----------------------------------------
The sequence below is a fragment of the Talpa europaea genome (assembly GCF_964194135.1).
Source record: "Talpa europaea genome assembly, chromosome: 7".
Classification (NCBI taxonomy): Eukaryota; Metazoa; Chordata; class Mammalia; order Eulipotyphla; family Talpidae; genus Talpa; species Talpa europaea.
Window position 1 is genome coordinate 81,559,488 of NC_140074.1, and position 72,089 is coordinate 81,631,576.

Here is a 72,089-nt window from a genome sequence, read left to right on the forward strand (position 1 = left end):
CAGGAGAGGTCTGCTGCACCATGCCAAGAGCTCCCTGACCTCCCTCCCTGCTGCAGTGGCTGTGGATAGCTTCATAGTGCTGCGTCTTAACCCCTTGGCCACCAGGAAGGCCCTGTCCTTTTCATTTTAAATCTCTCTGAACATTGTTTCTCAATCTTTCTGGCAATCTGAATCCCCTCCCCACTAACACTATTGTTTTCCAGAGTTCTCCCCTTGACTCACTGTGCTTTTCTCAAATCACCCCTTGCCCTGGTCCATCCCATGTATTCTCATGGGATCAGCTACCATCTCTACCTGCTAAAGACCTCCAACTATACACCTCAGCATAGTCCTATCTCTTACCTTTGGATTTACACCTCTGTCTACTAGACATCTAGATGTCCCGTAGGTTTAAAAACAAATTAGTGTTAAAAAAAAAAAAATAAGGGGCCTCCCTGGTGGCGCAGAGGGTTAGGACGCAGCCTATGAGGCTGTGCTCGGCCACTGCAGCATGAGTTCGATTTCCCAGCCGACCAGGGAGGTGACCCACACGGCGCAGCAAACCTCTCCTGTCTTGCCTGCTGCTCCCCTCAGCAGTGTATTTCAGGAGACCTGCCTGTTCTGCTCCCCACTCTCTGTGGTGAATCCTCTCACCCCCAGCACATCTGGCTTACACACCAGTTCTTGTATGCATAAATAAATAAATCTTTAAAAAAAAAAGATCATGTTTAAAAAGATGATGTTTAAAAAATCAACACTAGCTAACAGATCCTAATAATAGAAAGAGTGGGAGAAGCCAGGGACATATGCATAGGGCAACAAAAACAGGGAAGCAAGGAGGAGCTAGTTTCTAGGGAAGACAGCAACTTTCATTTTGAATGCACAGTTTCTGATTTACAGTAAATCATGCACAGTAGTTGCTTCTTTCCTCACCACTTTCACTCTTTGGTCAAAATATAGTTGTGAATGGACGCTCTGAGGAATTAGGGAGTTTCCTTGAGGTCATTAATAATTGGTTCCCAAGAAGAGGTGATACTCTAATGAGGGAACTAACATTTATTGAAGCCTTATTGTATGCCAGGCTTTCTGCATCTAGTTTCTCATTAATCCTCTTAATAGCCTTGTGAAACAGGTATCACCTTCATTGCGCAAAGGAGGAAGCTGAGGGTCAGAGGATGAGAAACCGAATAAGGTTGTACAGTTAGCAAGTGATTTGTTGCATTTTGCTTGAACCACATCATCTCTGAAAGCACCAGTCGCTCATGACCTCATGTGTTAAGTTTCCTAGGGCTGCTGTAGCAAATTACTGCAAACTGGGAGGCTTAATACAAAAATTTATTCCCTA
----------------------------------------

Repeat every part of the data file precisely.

The sequence below is a fragment of the Talpa europaea genome (assembly GCF_964194135.1).
Source record: "Talpa europaea genome assembly, chromosome: 7".
Classification (NCBI taxonomy): Eukaryota; Metazoa; Chordata; class Mammalia; order Eulipotyphla; family Talpidae; genus Talpa; species Talpa europaea.
Window position 1 is genome coordinate 81,559,488 of NC_140074.1, and position 72,089 is coordinate 81,631,576.

Here is a 72,089-nt window from a genome sequence, read left to right on the forward strand (position 1 = left end):
CAGGAGAGGTCTGCTGCACCATGCCAAGAGCTCCCTGACCTCCCTCCCTGCTGCAGTGGCTGTGGATAGCTTCATAGTGCTGCGTCTTAACCCCTTGGCCACCAGGAAGGCCCTGTCCTTTTCATTTTAAATCTCTCTGAACATTGTTTCTCAATCTTTCTGGCAATCTGAATCCCCTCCCCACTAACACTATTGTTTTCCAGAGTTCTCCCCTTGACTCACTGTGCTTTTCTCAAATCACCCCTTGCCCTGGTCCATCCCATGTATTCTCATGGGATCAGCTACCATCTCTACCTGCTAAAGACCTCCAACTATACACCTCAGCATAGTCCTATCTCTTACCTTTGGATTTACACCTCTGTCTACTAGACATCTAGATGTCCCGTAGGTTTAAAAACAAATTAGTGTTAAAAAAAAAAAAATAAGGGGCCTCCCTGGTGGCGCAGAGGGTTAGGACGCAGCCTATGAGGCTGTGCTCGGCCACTGCAGCATGAGTTCGATTTCCCAGCCGACCAGGGAGGTGACCCACACGGCGCAGCAAACCTCTCCTGTCTTGCCTGCTGCTCCCCTCAGCAGTGTATTTCAGGAGACCTGCCTGTTCTGCTCCCCACTCTCTGTGGTGAATCCTCTCACCCCCAGCACATCTGGCTTACACACCAGTTCTTGTATGCATAAATAAATAAATCTTTAAAAAAAAAAGATCATGTTTAAAAAGATGATGTTTAAAAAATCAACACTAGCTAACAGATCCTAATAATAGAAAGAGTGGGAGAAGCCAGGGACATATGCATAGGGCAACAAAAACAGGGAAGCAAGGAGGAGCTAGTTTCTAGGGAAGACAGCAACTTTCATTTTGAATGCACAGTTTCTGATTTACAGTAAATCATGCACAGTAGTTGCTTCTTTCCTCACCACTTTCACTCTTTGGTCAAAATATAGTTGTGAATGGACGCTCTGAGGAATTAGGGAGTTTCCTTGAGGTCATTAATAATTGGTTCCCAAGAAGAGGTGATACTCTAATGAGGGAACTAACATTTATTGAAGCCTTATTGTATGCCAGGCTTTCTGCATCTAGTTTCTCATTAATCCTCTTAATAGCCTTGTGAAACAGGTATCACCTTCATTGCGCAAAGGAGGAAGCTGAGGGTCAGAGGATGAGAAACCGAATAAGGTTGTACAGTTAGCAAGTGATTTGTTGCATTTTGCTTGAACCACATCATCTCTGAAAGCACCAGTCGCTCATGACCTCATGTGTTAAGTTTCCTAGGGCTGCTGTAGCAAATTACTGCAAACTGGGAGGCTTAATACAAAAATTTATTCCCTA